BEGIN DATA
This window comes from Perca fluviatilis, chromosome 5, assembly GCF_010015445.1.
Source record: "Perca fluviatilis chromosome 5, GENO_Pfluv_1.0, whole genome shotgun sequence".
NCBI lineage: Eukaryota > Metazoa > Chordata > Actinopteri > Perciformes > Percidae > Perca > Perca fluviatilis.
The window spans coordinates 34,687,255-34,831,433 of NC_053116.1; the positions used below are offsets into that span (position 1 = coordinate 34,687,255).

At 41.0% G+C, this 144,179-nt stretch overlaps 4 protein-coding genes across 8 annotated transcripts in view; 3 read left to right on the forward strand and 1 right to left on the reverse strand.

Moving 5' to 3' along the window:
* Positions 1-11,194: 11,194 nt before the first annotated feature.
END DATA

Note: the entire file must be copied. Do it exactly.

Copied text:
This window comes from Perca fluviatilis, chromosome 5, assembly GCF_010015445.1.
Source record: "Perca fluviatilis chromosome 5, GENO_Pfluv_1.0, whole genome shotgun sequence".
NCBI lineage: Eukaryota > Metazoa > Chordata > Actinopteri > Perciformes > Percidae > Perca > Perca fluviatilis.
The window spans coordinates 34,687,255-34,831,433 of NC_053116.1; the positions used below are offsets into that span (position 1 = coordinate 34,687,255).

At 41.0% G+C, this 144,179-nt stretch overlaps 4 protein-coding genes across 8 annotated transcripts in view; 3 read left to right on the forward strand and 1 right to left on the reverse strand.

Moving 5' to 3' along the window:
* Positions 1-11,194: 11,194 nt before the first annotated feature.